Soup Season!!greenspun.com : LUSENET : Country Families : One Thread
Forgive me if you live in the South, but around here it is time for soup. Last night I heated some turkey broth, added a chopped onion, carrots, corn and some garlic. I brought this to a boil and then cooked some bow-tie pasta in it. Served with garlic bread, and some different kinds of pickles. Vary warming and hearty.
Also cheap, only thing I bought was the pasta, on sale for 2 bags for $.69, I used one whole bag, and we ate all we wanted, and there is enough left for another meal. The bread was free also, from a relative who gets old bread from a local store (it is still good but has reached it's sell by date). Pickles were home-canned, and carrots, onions, and corn were from our garden. So it was a 35 cent supper for 6 people with left-overs for Saturday lunch!!!
Please add your favorite soup and I will add some more later!!
-- Melissa (email@example.com), October 18, 2001
Potato soup! Mummmm, I can taste it. I just boil our potatoes-from our garden- until tender.Drain and add milk-usually from our neighbor and fresh and free or some times canned milk I can get 4 for a 1.00.I then add fresh homemade butter-made with the cream from the free milk- salt and pepper. You can't beat it one a cold day with homemade corn bread.
-- Micheale from SE Kansas (firstname.lastname@example.org), October 18, 2001.
Potato soup has my vote too, but we add carrots and corn for color. Try it with left over mashed potatoes. It's really thick and creamy. I know what I'm making this weekend.
-- Charleen in WNY (email@example.com), October 18, 2001.
Our "Autumn Soup" is just that... every autumn we get the urge for soup. Brown steak bits in a soup pan, salt pepper, season, etc. Dice some onions, toss with the meat, when all is browned, add water and veggies. Carrots, potatos, celery, a small can of tomato paste (some tomato diced also), parsley, oregano, and 2 bay leaves (be sure to remove bay leaves before serving). Low boil or simmer for 40 min. Serve with homemade rolls or bread. YUMMY!
-- notnow (firstname.lastname@example.org), October 18, 2001.
I am sitting here eating the last of the vegetable beef soup as I read this!! Even here in the South it is definitely soup time. It's in the 50's outside today, but the wind chill is 41! Besides veggie, we really like potato (so easy!) and corn chowder. That sounds good for dinner. I always add cornbread or cheese biscuits with our soup for filler. Sometimes we have chicken strips with the potato soup, in fact that is our Christmas Eve dinner, and has been since before I got married and my husband and I have kept the tradition going. My sister and her husband do the same if we aren't together on Christmas Eve.
-- Ivy in NW AR (email@example.com), October 18, 2001.
MMMMMMM!!!!! It sounds pretty yummy! I am one of those who always had the soup kettle or two going on the wood stove and always enjoyed local fame for my soups.
Day 1: Too bland, but don't look in the kettle Day 2: Yum! Day 3: The best! Day 4: Add noodles or dumplings and maybe a little water to make it stretch, start another pot. Day 5: Add dog food to the old pot and feed to critters and eat from the fresh pot.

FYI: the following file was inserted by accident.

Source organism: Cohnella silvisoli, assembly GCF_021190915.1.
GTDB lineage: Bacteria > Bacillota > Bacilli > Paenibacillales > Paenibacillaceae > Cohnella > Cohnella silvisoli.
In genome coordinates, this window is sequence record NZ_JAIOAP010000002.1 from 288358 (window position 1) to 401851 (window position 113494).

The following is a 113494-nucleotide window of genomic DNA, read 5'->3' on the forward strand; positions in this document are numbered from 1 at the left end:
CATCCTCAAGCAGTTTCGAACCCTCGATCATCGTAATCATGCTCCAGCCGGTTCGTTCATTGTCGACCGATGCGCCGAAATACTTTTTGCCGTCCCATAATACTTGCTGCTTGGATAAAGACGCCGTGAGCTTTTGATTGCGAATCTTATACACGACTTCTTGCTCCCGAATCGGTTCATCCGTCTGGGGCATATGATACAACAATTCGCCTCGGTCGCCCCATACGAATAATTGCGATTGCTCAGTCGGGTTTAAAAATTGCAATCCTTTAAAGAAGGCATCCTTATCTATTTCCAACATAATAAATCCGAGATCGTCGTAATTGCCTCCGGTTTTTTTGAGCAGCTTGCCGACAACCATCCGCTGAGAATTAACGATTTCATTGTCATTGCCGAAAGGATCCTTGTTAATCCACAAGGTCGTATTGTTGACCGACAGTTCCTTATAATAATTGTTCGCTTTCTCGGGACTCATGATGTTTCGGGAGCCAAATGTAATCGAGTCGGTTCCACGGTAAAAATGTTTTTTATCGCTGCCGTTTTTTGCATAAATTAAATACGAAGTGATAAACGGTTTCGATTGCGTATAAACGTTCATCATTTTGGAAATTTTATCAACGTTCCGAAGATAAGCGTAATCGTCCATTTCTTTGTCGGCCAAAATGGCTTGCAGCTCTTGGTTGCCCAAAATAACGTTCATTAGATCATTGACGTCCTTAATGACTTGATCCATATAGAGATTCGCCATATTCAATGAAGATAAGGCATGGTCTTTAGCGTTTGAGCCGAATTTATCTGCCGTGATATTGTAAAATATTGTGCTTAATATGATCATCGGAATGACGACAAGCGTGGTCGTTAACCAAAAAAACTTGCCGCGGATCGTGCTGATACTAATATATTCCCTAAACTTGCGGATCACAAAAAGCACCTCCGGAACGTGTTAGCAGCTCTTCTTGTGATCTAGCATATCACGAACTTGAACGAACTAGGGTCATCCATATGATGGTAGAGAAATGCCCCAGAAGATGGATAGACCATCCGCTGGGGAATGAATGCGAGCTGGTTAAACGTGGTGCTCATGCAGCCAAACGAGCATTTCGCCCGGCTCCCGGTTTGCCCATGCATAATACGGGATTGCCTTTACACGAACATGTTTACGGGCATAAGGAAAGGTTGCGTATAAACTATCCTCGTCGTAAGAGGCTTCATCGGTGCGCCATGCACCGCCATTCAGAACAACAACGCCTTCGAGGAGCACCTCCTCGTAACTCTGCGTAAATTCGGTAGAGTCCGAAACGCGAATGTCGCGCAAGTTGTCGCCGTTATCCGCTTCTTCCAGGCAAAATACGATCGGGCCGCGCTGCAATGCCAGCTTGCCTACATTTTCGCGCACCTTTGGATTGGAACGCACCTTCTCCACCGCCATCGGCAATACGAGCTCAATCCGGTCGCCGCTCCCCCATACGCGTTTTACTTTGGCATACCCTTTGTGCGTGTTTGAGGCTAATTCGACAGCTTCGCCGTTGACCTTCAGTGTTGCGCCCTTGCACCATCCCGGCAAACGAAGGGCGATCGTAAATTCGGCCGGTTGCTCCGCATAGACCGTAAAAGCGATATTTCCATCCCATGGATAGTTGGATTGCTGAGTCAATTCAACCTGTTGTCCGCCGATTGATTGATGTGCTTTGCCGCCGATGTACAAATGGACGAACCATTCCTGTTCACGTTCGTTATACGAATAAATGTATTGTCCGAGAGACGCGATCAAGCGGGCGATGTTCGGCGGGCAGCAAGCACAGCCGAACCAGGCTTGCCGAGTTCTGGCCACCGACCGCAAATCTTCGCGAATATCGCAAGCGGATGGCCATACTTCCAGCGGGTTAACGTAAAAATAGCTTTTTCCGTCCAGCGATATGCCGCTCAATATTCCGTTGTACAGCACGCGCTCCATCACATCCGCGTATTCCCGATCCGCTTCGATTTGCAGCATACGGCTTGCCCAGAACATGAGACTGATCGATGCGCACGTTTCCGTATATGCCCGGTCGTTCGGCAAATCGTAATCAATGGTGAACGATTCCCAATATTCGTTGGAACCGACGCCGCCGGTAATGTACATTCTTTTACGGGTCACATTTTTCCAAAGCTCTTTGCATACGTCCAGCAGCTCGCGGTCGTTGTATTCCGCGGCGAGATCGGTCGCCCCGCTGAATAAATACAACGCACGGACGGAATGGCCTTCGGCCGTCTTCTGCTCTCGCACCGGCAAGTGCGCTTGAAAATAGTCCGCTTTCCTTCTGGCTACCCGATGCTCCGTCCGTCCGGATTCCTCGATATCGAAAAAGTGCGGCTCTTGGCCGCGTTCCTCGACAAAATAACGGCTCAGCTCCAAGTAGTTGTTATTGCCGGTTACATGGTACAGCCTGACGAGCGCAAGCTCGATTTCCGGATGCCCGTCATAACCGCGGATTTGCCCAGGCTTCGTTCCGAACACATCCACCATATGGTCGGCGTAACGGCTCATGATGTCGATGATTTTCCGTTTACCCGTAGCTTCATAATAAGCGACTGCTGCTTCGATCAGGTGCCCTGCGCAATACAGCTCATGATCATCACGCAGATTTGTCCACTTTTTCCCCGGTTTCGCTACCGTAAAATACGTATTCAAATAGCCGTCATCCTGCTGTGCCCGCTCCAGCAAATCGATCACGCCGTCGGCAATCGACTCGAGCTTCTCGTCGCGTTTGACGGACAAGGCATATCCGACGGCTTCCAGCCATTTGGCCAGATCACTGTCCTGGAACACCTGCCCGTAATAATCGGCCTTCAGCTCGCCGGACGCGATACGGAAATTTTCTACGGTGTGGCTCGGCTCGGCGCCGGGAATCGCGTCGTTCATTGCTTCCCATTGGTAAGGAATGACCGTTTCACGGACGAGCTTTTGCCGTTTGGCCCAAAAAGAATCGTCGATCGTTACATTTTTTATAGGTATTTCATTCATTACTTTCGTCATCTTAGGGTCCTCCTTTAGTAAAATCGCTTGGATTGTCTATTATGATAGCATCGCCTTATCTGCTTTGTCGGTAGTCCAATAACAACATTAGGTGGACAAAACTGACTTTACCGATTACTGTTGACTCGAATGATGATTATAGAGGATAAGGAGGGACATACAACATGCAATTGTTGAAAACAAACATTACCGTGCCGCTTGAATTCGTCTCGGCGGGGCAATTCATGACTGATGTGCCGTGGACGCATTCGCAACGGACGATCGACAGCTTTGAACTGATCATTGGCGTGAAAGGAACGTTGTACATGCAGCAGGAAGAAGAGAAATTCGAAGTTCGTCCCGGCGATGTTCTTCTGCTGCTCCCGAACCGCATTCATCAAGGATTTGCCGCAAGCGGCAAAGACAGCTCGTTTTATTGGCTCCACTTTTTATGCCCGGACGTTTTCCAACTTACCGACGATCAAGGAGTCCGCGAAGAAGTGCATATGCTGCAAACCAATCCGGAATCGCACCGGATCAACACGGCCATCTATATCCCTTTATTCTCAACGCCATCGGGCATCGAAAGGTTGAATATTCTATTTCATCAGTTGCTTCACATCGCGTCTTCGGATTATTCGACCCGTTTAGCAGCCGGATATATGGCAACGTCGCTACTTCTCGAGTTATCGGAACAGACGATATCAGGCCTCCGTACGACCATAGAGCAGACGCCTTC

I don't have a woodstove now, and if I did our climate is too warm to keep a woodstove hot enough for soup so I am back to stovetop favorites like Little Bear's birthday fish soup, aka salmon chowder. sometimes it takes creative names to get the kids to eat what's in front of them.
I will share my soup secrets with all you folks because you're so nice and your families deserve the best.
Whatever your soup base is going to be, roast them for a deep rich flavor before simmering. You can do this stovetop in a dutch oven. I make my broths from scratch out of what most people throw away. Chicken heads, feet and bones, fish trimmings and bones, pigs feet, you get the idea. (don't let children or guests look in the starter kettle until it is strained.) Meat and vegetables roasted together first makes a rich broth, too.
For bean soup with not enough beans and way too much soup, make cornbread dumplings. Follow your regular dumpling recipe making the flour half cornmeal. If you know how to do it, convert the recipe to buttermilk cornbread dumplings.
My favorite: Vegetarian Split Pea Soup from the Barrio
Add your split peas and water to kettle according to package or your accustomed directions. Set temperature to medium-low.
Add to kettle:
1 Tablespoon Olive Oil 1 Thin sliced potato 2 Thin sliced carrots 2 Finely minced cloves of garlic 1/2 teaspoon cumin 1/2 teaspoon oregano 1/2 teaspoon Spike seasoning
You can adjust these seasonings to suit your tastes. Add a pinch of pepper or a dash of lemon pepper or hide kelp in this soup or grated zuchini or anything else your family may squack about putting on their plates.
When serving, garnish with chopped cilantro, chopped green onions or chives, piquante sauce, sour cream or ricotta cheese.
Serve with hot corn or flour tortillas or tortilla chips.
-- Laura (LadybugWrangler@hotmail.com), October 18, 2001.
Actually right now a big pot of chili sounds good. I have also started making my own chicken noodle soup. I would like to try making my own dumplings but that will probably have to wait til I get moved again
-- mindy (firstname.lastname@example.org), October 18, 2001.
Start with cr. of celery (homemade or canned) add turkey, grated carrots & green chilis. This is GREAT stuff!!
-- DW (email@example.com), October 18, 2001.